Rubens Valtecides Alves

Professor Walter Zinn from the Fisher College of Business (left) and Rubens Valtecides Alves (right)

I was in Columbus, Ohio, in 1989 at Ohio State for two specific purposes: studying English and doing research on my master's dissertation in law, both successfully concluded. I remember arriving by plane, looking over the city and seeing it all snowy, something unprecedented for those who live in a tropical climate. I stayed at the Red Roof Inn Hotel north of campus until I rented an apartment for an 8-month stay next to High Street, next to the Ohio Union and the bustle of the city's bars and nightclubs. I remember walking to the stadium where I had English classes, so I had to cross the campus and walk through the snow-covered Oval and look at the very typical scenario of the harsh Ohio winter.

The master's research took place at Moritz College of Law, where I had the opportunity to meet the late Professor Stanley Laughlin, Professor Lee Jacobs and other faculty members. They immediately supported the project that was on Labor Law related to persons with disability, since in Brazil we had a constitutional provision in the 1988 Constitution, but there was no regulation to be applied. In the USA, there was ample legislation on the subject, which greatly supported my studies. With this research, I published a book named “New dimensions on Labor Law: persons with disability.”

Another research topic I focused on was accessibility for people with disabilities. I brought a manual from the Ohio government and used it for orientation here in Brazil. After that, the Brazilian government created laws about accessibility and made it mandatory to adapt access to people in public and private buildings. It was necessary to change the ABNT (Brazilian Association of Technical Norms) rules so that such changes could be made or established as criteria so the new buildings could be erected with conditions for full access for people, in any type of social mobility. All of this happened, and today, we have better conditions in Brazil for people to move around without restrictions through objective legal rules.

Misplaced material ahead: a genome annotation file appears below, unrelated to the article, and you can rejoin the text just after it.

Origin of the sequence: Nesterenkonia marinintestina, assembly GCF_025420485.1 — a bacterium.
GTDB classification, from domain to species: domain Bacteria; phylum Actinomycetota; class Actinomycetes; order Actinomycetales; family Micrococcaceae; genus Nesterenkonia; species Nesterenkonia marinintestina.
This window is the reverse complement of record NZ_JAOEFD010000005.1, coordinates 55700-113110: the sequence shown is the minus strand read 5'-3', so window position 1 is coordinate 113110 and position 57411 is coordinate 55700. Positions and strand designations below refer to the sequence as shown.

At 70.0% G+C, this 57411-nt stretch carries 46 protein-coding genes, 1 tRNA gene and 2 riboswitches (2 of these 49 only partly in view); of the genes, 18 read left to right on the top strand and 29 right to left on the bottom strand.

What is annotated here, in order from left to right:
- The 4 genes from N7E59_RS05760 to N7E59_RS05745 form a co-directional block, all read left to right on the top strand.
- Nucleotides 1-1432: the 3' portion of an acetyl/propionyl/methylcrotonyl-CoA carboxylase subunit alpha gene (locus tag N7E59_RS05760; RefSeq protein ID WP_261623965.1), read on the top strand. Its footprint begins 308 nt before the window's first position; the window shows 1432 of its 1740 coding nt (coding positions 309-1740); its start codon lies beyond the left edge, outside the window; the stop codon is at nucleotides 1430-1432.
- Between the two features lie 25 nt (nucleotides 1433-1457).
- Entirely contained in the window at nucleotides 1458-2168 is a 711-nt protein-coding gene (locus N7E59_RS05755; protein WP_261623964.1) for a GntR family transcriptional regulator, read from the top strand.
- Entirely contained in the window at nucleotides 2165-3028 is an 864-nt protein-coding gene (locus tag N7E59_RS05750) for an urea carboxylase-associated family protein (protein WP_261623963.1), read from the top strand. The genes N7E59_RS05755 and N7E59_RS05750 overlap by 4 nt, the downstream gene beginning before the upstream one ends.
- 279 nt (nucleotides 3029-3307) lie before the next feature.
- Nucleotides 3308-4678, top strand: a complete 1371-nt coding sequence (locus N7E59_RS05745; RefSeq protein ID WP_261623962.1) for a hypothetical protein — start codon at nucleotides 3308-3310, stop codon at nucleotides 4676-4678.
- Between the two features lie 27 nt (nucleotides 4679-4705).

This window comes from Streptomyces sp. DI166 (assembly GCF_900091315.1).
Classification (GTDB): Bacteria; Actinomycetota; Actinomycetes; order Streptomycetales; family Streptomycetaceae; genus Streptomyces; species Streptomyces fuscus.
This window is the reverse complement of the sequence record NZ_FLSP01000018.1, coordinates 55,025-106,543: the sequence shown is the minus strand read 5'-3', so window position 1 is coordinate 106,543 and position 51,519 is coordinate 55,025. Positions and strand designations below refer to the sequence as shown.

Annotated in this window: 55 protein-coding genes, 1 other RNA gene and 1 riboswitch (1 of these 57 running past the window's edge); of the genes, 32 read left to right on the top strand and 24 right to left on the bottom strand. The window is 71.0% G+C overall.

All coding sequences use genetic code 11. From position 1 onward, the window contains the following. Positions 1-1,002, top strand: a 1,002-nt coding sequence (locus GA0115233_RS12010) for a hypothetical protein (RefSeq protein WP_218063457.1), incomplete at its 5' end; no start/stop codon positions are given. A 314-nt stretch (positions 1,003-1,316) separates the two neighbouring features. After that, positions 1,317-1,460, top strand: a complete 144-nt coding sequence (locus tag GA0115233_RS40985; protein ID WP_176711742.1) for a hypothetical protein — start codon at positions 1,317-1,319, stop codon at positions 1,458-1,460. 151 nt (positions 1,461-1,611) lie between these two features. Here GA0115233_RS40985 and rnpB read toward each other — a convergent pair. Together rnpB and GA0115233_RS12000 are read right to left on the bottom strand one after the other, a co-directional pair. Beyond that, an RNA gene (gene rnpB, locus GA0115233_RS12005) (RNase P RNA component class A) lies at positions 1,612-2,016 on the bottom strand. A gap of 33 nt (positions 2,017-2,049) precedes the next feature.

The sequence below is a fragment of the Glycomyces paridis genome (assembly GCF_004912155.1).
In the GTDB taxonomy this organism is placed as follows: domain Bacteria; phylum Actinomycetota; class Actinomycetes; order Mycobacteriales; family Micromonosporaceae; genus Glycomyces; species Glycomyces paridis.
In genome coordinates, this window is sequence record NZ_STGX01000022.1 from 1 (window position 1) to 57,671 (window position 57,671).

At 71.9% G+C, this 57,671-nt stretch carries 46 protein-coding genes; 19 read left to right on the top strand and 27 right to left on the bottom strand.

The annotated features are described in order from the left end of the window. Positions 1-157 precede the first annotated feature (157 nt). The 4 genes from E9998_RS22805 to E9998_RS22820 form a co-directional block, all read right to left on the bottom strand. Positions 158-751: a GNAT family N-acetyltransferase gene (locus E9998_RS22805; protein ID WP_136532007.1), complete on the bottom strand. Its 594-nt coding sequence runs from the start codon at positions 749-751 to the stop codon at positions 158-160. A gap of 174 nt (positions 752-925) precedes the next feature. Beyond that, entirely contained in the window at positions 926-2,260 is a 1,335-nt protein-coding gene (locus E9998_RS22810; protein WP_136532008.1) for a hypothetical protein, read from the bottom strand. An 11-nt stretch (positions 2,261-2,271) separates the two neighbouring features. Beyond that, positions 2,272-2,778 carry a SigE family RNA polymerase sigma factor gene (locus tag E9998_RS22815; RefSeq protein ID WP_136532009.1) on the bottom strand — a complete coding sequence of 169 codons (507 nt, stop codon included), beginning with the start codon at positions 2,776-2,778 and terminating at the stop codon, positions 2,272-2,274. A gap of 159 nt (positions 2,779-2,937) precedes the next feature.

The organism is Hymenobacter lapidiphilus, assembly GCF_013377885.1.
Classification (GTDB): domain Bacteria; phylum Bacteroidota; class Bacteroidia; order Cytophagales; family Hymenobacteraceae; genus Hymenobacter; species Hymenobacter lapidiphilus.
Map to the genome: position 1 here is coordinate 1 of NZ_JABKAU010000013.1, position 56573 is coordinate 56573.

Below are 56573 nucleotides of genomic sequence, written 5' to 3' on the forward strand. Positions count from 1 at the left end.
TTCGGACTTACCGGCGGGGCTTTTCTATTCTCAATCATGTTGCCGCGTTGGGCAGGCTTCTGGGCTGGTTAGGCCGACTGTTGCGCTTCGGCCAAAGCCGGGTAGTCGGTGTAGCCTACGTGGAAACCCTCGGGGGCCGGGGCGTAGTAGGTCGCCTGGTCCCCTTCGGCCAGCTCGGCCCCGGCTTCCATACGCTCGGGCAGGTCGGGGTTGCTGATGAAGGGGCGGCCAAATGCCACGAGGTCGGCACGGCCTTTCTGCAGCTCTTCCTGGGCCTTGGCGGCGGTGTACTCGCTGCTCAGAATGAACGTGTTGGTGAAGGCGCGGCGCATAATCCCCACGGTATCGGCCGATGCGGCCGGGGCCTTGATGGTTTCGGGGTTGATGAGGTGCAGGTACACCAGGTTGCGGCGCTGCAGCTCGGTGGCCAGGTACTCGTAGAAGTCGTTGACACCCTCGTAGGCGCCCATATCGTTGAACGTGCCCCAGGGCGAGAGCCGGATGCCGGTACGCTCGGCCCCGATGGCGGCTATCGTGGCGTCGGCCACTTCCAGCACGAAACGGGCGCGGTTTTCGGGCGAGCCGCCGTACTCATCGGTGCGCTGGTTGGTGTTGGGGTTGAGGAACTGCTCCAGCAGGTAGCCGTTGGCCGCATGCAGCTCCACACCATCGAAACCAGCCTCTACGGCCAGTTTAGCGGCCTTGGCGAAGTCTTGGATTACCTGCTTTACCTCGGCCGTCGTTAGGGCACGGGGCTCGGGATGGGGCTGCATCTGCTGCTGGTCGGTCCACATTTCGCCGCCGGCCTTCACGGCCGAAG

Over the years, I continued to visit Ohio State, where I carried out other research, such as doctoral studies on the principle of non-discrimination in employment. In my master's degree, the research evaluation panel attributed the highest grade, a degree of praise and the credits for a doctorate at PUC-SP (Pontifical Catholic University of São Paulo) under the supervision of Professor Cassio Mesquita Barros. Later, I returned to Ohio State with the honorable invitation of Professor Walter Zinn as visiting professor to conduct post-doctorate research with the theme “New trends in digital business: labor aspects.”

During this stay, the late Professor Stephen Hills commented that Ohio State would open a Gateway in Brazil to spread its academic goals. Also, I had a meeting with the Director of the Fisher College of Business about where the Gateway could be established, and I suggested that it should be in São Paulo, which happened in 2014.